Iranian Government’s Barbarous Crackdown Must Come to an End


Thomas Yoon, Staff Writer

On October 31, the Iranian Government declared that it will be holding a public trial for 1,000 people detained during anti-government protests in Tehran and another 1,000 who protested outside of the capital. This wave of protests was ignited by the death of Mahsa Amini, a 22-year-old woman who died following the arrest by the Guidance Patrol (the government’s religious morality police) for not wearing her hijab (headscarf) in accordance with the country’s strict hijab law. Throughout the protest, the crowd removed their hijabs while chanting “death to the dictator [Iranian Supreme Leader Ali Khamenei].” While the government continues to claim that she died due to a heart attack, Amini’s parents and the people remain unconvinced as witnesses testified that Amini was beaten in a detention van.

An update on the death toll by Human Rights Activists News Agency (HRANA) reports that Iranian Security Forces have killed at least 244 people—including 32 children—throughout the crackdown. Among them was Komar Daruftade, a 16-year-old from Piranshahr in West Azerbaijan Province who had been shot by security forces at a distance of merely three meters. It appears that the protests were largely led by young adults and college students, as approximately 70% of arrested protestors haven’t entered their 20s yet. Despite the young age of the protestors, the Iranian government is seeking to put a swift and merciless end to the movement. Some of the arrestees have already been sentenced to death without due process of law. For instance, 22-years-old Mohammad Ghobadlo, according to his mother, was charged with “corruption on Earth” and was sentenced to death after “just one hearing.” His mother further reports that he was interrogated without a lawyer and that she needs help as the government plans to “execute him soon.”

Despite the brutal crackdown and other forms of oppression, the young protestors are receiving large support from Iran’s population, especially from their teachers. Iranian teachers’ union launched a two-day strike over the “lethal targeting of schoolchildren in a crackdown on protests,” stating that “the rulers must know… Iran’s teachers do not tolerate these atrocities and tyranny” and that it will “continue our protest until people’s right to protest is recognized, all pupils are unconditionally freed and return to schools, the system stops killing the people and children, and stops answering the people’s rightful demands with bullets.” It also reports that a large number of teachers have been arrested along with students.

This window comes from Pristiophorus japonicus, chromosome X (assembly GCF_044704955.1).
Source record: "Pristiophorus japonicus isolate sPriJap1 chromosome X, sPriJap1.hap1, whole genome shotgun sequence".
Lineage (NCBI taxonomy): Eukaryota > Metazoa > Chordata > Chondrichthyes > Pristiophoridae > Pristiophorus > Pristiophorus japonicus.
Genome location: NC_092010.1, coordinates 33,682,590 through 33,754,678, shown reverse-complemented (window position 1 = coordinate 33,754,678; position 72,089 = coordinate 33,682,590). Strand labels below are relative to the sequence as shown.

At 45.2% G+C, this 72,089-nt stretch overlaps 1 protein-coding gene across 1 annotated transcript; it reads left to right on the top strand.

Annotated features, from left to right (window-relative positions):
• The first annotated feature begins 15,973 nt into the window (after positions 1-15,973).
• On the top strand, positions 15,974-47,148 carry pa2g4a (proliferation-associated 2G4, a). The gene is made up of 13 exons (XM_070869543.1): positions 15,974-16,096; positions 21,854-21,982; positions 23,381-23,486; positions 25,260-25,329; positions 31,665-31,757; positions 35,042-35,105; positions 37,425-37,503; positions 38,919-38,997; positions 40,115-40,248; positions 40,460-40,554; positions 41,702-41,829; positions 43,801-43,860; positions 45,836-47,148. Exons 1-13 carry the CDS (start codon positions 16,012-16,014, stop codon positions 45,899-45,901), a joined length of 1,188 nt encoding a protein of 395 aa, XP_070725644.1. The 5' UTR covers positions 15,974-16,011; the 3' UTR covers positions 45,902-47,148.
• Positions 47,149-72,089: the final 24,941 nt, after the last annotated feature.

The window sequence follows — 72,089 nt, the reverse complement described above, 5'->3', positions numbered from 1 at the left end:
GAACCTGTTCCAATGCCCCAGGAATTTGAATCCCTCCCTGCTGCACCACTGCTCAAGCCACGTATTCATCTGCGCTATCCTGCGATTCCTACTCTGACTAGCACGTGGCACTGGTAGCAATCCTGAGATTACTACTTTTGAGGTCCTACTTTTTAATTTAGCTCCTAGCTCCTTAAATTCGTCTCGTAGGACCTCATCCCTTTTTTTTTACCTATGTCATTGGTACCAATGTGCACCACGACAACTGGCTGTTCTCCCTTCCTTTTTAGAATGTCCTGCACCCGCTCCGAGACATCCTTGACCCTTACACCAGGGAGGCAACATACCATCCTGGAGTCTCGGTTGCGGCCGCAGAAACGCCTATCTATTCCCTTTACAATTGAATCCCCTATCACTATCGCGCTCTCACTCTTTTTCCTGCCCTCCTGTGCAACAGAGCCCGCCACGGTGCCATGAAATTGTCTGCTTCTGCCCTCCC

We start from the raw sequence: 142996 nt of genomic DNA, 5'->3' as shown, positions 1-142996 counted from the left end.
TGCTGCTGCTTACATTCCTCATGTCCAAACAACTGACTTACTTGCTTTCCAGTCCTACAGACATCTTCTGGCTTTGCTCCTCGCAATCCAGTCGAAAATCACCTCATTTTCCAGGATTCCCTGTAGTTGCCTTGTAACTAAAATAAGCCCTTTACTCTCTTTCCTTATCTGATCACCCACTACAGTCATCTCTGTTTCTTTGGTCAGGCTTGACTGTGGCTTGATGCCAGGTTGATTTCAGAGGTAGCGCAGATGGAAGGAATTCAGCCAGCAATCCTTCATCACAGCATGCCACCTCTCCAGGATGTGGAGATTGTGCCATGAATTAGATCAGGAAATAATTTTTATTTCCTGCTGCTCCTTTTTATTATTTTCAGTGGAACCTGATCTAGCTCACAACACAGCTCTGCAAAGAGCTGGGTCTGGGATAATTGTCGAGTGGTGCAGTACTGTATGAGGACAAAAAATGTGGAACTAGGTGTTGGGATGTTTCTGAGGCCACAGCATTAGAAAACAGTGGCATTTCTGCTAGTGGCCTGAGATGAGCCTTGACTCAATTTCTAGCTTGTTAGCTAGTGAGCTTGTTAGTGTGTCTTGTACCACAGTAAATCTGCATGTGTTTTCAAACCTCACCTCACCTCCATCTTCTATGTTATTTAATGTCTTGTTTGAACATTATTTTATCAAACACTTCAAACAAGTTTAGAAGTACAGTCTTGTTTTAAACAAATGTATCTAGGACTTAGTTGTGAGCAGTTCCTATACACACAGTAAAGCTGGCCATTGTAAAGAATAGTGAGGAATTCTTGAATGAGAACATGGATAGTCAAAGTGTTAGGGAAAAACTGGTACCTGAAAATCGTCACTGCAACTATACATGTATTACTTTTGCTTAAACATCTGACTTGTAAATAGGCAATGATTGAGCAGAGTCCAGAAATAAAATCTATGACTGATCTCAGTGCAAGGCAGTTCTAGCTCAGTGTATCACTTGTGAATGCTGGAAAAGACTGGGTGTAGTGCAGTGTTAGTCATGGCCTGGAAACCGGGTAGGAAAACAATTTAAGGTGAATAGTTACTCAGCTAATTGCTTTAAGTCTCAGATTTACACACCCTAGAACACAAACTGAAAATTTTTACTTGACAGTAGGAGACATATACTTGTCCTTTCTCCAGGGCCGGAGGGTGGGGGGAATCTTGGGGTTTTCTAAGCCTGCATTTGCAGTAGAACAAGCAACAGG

The international community has condemned the Iranian government for the brutal crackdown. The US State Department announced that it would work with its allies to respond to the Iranian regime’s “state-sponsored violence against women” and recently levied sanctions against Iranian officials and entities involved in crackdown and internet censorship. The European Union is also attempting to coordinate sanctions, freeze assets, and promote travel bans against the Iranian government but recognized that “foreign policy options are limited.” Ukraine took a unique approach and urged FIFA to bar Iran from participating in the World Cup for its “systematic human rights violation” that goes against FIFA statutes. 

The protests and the government’s response to them bring into question the government structure involving excessive religious influence. Throughout history, many governments have used religion to justify immorality and oppression. Today, however, no religion—whether that be Christianity, Islam, or Judaism—should promote the massacre of teenagers and young adults to preserve its values and traditions. While the Iranian government maintains that it is upholding tradition and religious values, the regime is rather shaming its God by using the religion, which it claims to respect and safeguard, as an excuse for political stability through the ruthless slaughter of young men, women, and children. Its actions only reflect the regime’s arrogance and an endless desire for power. It would be important for the international community to take decisive actions and bring a halt to the unprecedented suppression of human and women’s rights.